Part 1: Socrates
The story of the oracle tells of a situation that arose in Athens where Socrates was rumored to be the wisest of the men that were alive at the time and in the city of Athens in particular. To him, Socrates thought others to be wiser. He especially considered men in Athens of high regard such as statesmen, poets and artisans to be wiser than he was. Specifically, such men considered themselves wise, and the society accepted this fact for truth since they were policy makers and the creative minds in the society.
The controversy began by Socrates friend’s visit to the Oracle of Delphi where Chaerephon asked the Oracle who the wisest man was. The Oracle answered that it was Socrates. This revelation made Socrates take a decision to correct the claims of the Oracle to be false and state that he was not wise. He spoke to statesmen, poets and the likes only to realize that indeed the Oracle was right to name him as the wisest. This realization was informed by the fact that it was only Socrates who was indeed aware of his own ignorance. To explain this better, whereas the ‘wise men’ thought themselves wise but were not wise at all. Socrates knew he wasn’t wise at all, and this fact made him the wiser among them.
Therefore, Socrates in the end realized that the fact that well known wise men thought themselves wise due to their status in life when they were not made them fools compared to himself given that he considered himself unwise being of lower status in society when he was the wiser of them. This realization served to spark his activism that earned him the name ‘gadfly of Athens’.
Socrates styled himself as a ‘gadfly’ thus, as a gadfly stings the horse into action Socrates was considered to sting various Athenians into rebellion by criticizing the government of the day for the injustices that it advanced on Athenians. Socrates influenced Athenians in having doubts about the government system at the time that majorly was inclined on a democratic form of rule.
His main offence to the city was that he was a moral and social critic which was more concerned about change from the status quo of immorality within his region. He questioned the collective notion that ‘might make right’ that was a common trend in Greece at the time. This effort made him rub shoulders with authorities in attempts to improve Athenians’ sense of justice. His run-ins with the authorities may have been the main reason behind his execution.
Any philosopher dedicated to his or her life should take a decisive stand such as the one Socrates took by defending philosophical values that they believe in. Criticizing the regime for wrong doing not only serves to inspire the process of democratization, but also serves to support civic and fundamental human rights which humanity in general is striving to ensure given the various injustices that have been and continues to be done on disadvantaged persons in different circumstances all over the world. Therefore, it is my opinion that a philosopher should be the voice of the people and not simply tow line with the legislation if they do not agree with their philosophical values and beliefs.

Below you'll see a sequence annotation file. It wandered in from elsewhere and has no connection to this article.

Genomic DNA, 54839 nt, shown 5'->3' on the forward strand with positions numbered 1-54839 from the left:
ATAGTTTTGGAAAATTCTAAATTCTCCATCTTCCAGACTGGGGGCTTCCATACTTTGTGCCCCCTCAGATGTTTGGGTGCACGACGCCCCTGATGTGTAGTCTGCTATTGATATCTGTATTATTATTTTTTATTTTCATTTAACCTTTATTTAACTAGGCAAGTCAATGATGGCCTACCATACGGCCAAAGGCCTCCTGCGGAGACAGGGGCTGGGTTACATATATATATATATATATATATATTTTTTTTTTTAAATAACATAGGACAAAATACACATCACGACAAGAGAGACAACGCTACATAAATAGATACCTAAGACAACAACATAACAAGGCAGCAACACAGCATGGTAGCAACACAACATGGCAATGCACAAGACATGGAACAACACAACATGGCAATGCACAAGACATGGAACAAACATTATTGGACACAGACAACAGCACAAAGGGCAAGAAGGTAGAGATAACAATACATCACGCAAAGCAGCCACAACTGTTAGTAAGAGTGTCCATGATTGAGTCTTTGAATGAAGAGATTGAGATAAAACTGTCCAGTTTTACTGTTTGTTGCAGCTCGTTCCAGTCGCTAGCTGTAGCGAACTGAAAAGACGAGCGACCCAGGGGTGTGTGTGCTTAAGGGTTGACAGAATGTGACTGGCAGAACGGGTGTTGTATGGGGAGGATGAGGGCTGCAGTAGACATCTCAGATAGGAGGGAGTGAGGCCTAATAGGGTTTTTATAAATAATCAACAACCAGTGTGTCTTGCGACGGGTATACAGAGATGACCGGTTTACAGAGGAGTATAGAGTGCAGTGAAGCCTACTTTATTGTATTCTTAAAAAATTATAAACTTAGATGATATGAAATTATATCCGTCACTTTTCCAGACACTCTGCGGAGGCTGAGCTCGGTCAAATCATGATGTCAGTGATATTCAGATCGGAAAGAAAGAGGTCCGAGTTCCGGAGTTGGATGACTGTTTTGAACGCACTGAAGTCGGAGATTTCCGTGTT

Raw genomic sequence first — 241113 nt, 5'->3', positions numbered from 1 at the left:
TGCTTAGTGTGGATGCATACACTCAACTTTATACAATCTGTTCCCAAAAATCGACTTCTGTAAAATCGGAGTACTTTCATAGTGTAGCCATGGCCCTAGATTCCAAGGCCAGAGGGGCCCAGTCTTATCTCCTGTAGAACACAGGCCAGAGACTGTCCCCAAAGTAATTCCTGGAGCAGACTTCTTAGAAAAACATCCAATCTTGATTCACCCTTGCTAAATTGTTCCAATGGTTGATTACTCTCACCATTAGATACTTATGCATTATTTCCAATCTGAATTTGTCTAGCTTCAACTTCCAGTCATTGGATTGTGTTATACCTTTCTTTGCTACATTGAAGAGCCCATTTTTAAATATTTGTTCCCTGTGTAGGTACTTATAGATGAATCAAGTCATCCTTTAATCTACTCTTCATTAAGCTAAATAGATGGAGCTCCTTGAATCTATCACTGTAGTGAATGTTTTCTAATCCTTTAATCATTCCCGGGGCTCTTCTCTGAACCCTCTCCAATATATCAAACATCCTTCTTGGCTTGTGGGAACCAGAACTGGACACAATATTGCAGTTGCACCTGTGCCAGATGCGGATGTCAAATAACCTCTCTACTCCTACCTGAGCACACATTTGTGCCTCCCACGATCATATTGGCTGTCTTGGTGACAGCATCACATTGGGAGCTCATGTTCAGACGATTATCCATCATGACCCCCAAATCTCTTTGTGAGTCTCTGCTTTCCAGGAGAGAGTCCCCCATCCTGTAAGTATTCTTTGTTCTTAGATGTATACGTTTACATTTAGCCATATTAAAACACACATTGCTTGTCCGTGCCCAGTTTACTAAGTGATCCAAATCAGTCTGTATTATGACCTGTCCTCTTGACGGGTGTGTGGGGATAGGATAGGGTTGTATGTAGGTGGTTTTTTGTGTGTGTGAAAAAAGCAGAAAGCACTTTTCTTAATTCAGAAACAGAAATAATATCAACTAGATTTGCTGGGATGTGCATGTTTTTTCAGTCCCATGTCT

Part 2: Logic
The major difference between Inductive and Deductive reasoning is that the former is particularly concerned with an analysis of issues from specific observations and hence drawing general conclusions thereafter. It is commonly referred to as the bottom-up approach that is used in solving puzzles or in investigating phenomena to come up with general conclusions. For instance, specifics such as a statement that says, ‘I left at eight yesterday and got to school on time’ could be generalized as ‘leaving home at eight will always ensure that I arrive to school on time.’ Hence, top-down approach reasoning.
On the other hand, deductive reasoning is the opposite of Inductive reasoning using a top-down approach in the analysis of issues to come up with conclusions. For example, the following statement ‘every day, I leave for school at eight o’clock. Every day, the bus ride to school takes 45 minutes, and I arrive on time always’. Therefore, ‘if I leave for school at eight o’clock today, I will be on time.
The common factor between the two forms of reasoning is that they both lead to conclusive generalizations and are both methods employed by scientists to develop conclusions, generalizations and theories.
The subject matter of philosophy, science and art may differ on the premise that they reflect, express and transform various aspects of argumentation. Philosophy for instance reflects reality in its relation to man depicting man in his spiritual world. The same can be said of art hence unifying art and philosophy. On the other hand, science explains the interaction between individuals and the world which is also a concern of philosophy uniting the two on this premise.
Therefore, the question as to whether philosophy should be treated as a logically argued endeavor such as science or whether it should employ an artistic form like a normal way of life is neither here nor there given that philosophy is particularly concerned with facts, on the one hand, and also with the way of life of people on the other. Thus, philosophers should incorporate both elements of arts and sciences in their philosophical works as it only serves to make them valuable and comprehensive.
Crossman, Ashley. Deduuctive Reasoning Versus Inductive Reasoning. 2014. Web. 6 Febuary 2014. <http://sociology.about.com/od/Research/a/Deductive-Reasoning-Versus-Inductive-Reasoning.htm>.
Quintom, Anthony. The Ethics of Philosophical Practice. Oxford: Oxford University Press, 1995.
Smith, W. The Apology of Socrates . Taylor Walton & Marberly, 1852.
Spirkin, A. Philosophy and Art. n.d. Web. 6 February 2014. <http://www.marxists.org/reference/archive/spirkin/works/dialectical-materialism/ch01-s05.html>.
Waterfeld, Robin. Why Socrates Died: Dispelling the Myth. New York: W.W. Norton and Company, 2009.